Working on the book, Tales From the 7,000 Isles: Filipino Folk Stories with Dianne de Las Casas, has given me the opportunity to be exposed to the social and cultural diversity of the Philippines. In books and first hand interaction with Pinoys, I experience face to face the variety of beliefs and influences that flavor the Filipino psyche and way of life.
For one, Pinoys in general are reticent at sharing their stories, personal ones and those in the oral tradition. Perhaps a certain amount of time is needed for them to share and openly talk about it to a friendly stranger. There are but a few who would tell in great candor the learned and heard stories of old. Despite this, it has made me realize the need to further storytelling as a way to preserve images.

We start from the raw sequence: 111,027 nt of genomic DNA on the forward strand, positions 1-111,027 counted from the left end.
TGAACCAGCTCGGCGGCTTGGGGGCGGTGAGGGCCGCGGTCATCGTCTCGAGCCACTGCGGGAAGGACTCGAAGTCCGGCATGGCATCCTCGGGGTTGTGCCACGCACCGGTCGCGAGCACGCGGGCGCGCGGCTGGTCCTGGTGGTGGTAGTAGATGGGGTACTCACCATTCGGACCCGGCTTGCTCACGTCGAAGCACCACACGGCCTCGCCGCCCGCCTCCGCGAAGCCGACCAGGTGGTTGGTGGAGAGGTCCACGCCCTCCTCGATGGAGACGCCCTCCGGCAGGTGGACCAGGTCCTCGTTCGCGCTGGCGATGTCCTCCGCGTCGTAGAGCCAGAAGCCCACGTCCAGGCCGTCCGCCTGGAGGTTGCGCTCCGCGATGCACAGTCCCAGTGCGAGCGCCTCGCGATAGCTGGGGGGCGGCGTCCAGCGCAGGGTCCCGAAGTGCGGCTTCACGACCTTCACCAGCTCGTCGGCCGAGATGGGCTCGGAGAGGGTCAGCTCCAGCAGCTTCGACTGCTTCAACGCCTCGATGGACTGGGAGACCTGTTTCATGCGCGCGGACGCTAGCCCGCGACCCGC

Coding and writing them down is one way to posterity. Then again, the oral tradition is a dying art. There is a need to resurrect the performance of tales and folk narratives to truly say that a culture is alive and well.
For the next couple of weeks, I will be heading back to university libraries, the National Library of the Philippines and yes, the Cultural Center of the Philippines for further research.